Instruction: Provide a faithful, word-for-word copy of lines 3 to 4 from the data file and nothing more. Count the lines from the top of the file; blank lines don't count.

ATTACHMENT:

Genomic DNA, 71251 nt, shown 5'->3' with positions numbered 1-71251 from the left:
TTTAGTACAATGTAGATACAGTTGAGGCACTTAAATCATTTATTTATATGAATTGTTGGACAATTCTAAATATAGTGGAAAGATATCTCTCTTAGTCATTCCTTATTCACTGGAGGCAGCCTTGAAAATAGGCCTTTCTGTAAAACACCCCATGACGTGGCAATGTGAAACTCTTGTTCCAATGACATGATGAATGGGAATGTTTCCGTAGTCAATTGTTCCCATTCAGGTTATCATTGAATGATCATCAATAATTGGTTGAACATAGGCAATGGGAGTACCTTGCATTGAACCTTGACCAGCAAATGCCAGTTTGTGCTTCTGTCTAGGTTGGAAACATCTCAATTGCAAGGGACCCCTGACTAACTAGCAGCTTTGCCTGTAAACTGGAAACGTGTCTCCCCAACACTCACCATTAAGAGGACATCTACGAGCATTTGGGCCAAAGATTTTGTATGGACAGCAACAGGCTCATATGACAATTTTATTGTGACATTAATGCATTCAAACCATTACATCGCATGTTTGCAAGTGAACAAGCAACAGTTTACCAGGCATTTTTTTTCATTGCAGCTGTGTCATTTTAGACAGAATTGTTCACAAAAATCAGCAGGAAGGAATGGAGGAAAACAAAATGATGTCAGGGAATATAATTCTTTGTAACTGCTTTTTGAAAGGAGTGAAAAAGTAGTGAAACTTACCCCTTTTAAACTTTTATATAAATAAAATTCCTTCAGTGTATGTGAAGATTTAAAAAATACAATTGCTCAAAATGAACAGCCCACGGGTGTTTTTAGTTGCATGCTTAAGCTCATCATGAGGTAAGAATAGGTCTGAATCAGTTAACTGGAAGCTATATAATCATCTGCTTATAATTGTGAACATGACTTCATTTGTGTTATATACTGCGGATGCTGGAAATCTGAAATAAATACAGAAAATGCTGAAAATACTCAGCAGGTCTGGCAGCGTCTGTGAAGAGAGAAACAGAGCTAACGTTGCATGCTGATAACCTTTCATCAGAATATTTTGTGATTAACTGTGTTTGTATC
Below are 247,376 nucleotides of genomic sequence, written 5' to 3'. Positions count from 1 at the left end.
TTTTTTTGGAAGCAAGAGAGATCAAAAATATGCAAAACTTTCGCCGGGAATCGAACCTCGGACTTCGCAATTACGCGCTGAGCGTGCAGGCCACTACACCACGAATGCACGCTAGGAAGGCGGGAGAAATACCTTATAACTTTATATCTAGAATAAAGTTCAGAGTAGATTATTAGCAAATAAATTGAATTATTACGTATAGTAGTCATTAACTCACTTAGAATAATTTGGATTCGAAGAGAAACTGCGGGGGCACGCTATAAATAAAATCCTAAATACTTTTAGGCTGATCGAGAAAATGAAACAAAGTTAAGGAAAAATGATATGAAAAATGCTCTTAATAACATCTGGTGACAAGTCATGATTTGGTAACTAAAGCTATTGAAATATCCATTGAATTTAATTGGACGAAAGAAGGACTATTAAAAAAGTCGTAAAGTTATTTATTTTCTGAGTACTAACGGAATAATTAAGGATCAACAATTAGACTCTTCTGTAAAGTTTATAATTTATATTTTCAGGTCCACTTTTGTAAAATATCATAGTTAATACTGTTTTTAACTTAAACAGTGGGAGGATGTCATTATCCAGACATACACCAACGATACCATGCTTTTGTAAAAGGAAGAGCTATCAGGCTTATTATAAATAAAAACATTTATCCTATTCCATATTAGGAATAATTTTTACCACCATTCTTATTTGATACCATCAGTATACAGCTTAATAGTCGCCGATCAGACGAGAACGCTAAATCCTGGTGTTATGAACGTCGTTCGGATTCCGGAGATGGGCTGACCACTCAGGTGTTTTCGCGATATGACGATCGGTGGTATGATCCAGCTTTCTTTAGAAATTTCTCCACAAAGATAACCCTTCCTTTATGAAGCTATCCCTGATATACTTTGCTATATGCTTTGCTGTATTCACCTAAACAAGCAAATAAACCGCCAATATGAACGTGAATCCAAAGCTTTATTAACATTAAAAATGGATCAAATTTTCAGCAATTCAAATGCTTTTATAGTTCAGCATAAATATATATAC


Below are 247,376 nucleotides of genomic sequence, written 5' to 3'. Positions count from 1 at the left end.
TTTTTTTGGAAGCAAGAGAGATCAAAAATATGCAAAACTTTCGCCGGGAATCGAACCTCGGACTTCGCAATTACGCGCTGAGCGTGCAGGCCACTACACCACGAATGCACGCTAGGAAGGCGGGAGAAATACCTTATAACTTTATATCTAGAATAAAGTTCAGAGTAGATTATTAGCAAATAAATTGAATTATTACGTATAGTAGTCATTAACTCACTTAGAATAATTTGGATTCGAAGAGAAACTGCGGGGGCACGCTATAAATAAAATCCTAAATACTTTTAGGCTGATCGAGAAAATGAAACAAAGTTAAGGAAAAATGATATGAAAAATGCTCTTAATAACATCTGGTGACAAGTCATGATTTGGTAACTAAAGCTATTGAAATATCCATTGAATTTAATTGGACGAAAGAAGGACTATTAAAAAAGTCGTAAAGTTATTTATTTTCTGAGTACTAACGGAATAATTAAGGATCAACAATTAGACTCTTCTGTAAAGTTTATAATTTATATTTTCAGGTCCACTTTTGTAAAATATCATAGTTAATACTGTTTTTAACTTAAACAGTGGGAGGATGTCATTATCCAGACATACACCAACGATACCATGCTTTTGTAAAAGGAAGAGCTATCAGGCTTATTATAAATAAAAACATTTATCCTATTCCATATTAGGAATAATTTTTACCACCATTCTTATTTGATACCATCAGTATACAGCTTAATAGTCGCCGATCAGACGAGAACGCTAAATCCTGGTGTTATGAACGTCGTTCGGATTCCGGAGATGGGCTGACCACTCAGGTGTTTTCGCGATATGACGATCGGTGGTATGATCCAGCTTTCTTTAGAAATTTCTCCACAAAGATAACCCTTCCTTTATGAAGCTATCCCTGATATACTTTGCTATATGCTTTGCTGTATTCACCTAAACAAGCAAATAAACCGCCAATATGAACGTGAATCCAAAGCTTTATTAACATTAAAAATGGATCAAATTTTCAGCAATTCAAATGCTTTTATAGTTCAGCATAAATATATATAC